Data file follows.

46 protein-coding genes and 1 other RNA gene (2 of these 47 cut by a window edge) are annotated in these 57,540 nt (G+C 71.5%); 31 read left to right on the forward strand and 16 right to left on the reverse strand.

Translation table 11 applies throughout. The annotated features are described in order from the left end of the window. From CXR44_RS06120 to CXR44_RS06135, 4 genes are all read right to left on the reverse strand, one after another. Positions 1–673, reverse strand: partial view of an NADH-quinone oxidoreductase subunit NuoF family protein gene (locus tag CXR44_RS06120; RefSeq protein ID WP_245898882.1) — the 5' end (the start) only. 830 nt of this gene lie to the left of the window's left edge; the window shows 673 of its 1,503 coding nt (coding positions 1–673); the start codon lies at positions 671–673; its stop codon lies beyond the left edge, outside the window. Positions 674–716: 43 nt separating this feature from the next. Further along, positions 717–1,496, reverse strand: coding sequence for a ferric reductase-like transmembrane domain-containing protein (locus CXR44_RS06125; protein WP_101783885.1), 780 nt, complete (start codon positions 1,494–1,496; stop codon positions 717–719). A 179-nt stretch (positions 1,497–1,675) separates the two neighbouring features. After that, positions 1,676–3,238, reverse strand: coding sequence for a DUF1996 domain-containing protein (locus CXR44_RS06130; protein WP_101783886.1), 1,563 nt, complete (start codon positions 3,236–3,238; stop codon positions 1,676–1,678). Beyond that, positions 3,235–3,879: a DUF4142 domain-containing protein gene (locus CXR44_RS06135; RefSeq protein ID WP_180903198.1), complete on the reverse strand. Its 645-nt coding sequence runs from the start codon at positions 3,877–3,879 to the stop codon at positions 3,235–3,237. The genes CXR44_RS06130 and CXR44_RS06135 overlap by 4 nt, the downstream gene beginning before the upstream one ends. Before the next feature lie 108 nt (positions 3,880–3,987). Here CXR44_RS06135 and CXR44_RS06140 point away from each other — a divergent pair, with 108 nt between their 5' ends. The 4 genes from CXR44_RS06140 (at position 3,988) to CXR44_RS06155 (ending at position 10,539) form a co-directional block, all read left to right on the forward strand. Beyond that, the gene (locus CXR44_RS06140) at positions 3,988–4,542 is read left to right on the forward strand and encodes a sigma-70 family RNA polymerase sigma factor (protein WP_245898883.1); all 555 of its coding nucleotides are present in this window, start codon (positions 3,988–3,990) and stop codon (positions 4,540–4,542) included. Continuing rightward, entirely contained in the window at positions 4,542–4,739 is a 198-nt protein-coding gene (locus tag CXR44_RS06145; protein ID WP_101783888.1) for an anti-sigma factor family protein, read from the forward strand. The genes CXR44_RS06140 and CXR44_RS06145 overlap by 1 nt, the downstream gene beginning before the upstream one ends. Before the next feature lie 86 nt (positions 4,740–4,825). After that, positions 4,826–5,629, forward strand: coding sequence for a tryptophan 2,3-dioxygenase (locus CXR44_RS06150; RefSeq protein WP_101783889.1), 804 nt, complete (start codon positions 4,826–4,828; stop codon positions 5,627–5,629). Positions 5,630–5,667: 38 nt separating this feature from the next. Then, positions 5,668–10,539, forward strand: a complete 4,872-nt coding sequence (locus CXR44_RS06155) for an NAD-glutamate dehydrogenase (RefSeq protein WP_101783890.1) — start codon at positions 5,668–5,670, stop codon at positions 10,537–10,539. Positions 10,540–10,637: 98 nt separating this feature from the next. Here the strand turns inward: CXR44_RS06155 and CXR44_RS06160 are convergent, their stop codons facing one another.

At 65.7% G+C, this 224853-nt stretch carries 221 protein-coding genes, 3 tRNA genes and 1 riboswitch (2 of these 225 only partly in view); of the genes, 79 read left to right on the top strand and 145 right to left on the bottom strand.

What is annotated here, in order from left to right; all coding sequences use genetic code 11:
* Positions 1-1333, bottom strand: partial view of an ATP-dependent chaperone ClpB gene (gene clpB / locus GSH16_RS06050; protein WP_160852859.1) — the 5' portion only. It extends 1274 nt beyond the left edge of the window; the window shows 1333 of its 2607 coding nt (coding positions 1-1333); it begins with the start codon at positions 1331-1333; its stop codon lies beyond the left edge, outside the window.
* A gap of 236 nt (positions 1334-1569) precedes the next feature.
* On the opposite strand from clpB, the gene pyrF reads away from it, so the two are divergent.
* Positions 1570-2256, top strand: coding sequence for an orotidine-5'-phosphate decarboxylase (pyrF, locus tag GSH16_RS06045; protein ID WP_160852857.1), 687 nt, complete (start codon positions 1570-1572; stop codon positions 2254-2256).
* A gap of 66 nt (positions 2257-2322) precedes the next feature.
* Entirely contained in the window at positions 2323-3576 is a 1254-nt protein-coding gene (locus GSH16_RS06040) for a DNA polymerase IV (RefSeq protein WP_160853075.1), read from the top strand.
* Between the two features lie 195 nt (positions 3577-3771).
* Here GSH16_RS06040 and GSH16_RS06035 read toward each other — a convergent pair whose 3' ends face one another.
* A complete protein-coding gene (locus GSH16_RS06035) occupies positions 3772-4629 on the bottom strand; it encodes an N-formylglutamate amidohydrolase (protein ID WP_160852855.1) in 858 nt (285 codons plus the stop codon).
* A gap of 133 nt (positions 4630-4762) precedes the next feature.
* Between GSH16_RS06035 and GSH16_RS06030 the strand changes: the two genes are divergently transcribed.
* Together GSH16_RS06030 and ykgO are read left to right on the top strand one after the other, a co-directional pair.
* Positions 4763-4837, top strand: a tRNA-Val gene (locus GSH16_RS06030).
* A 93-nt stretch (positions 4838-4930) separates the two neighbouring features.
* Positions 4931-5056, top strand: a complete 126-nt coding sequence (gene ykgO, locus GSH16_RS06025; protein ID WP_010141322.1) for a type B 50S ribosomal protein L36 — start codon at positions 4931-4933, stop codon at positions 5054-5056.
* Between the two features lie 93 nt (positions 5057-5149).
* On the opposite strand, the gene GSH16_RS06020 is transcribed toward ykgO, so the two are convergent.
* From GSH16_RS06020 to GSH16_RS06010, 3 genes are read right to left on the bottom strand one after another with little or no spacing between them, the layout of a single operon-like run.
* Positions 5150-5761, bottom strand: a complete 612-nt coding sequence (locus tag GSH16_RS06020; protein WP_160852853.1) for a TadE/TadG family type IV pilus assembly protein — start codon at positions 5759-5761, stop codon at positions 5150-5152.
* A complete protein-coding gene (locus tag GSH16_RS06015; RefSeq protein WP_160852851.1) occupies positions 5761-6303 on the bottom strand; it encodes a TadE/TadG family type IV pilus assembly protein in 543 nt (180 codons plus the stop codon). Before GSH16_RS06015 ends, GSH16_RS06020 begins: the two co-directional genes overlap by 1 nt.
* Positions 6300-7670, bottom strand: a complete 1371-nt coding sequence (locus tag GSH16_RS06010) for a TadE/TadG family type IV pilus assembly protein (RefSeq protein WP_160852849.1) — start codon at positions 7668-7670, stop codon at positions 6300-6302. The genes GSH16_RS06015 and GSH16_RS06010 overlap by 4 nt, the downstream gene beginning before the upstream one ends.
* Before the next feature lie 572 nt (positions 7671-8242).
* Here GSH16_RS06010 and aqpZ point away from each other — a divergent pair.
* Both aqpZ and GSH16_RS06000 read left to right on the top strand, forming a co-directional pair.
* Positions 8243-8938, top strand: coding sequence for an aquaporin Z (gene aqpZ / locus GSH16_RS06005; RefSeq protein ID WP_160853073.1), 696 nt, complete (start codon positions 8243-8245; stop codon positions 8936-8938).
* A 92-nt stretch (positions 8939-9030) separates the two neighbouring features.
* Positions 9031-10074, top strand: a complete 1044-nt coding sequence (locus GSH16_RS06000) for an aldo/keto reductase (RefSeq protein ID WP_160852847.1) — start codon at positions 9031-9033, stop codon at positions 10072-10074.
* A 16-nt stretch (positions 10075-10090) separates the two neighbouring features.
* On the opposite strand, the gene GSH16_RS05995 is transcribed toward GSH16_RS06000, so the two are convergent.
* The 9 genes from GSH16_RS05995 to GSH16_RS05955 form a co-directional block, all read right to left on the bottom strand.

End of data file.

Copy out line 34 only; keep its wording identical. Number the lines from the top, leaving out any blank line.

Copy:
* The 9 genes from GSH16_RS05995 to GSH16_RS05955 form a co-directional block, all read right to left on the bottom strand.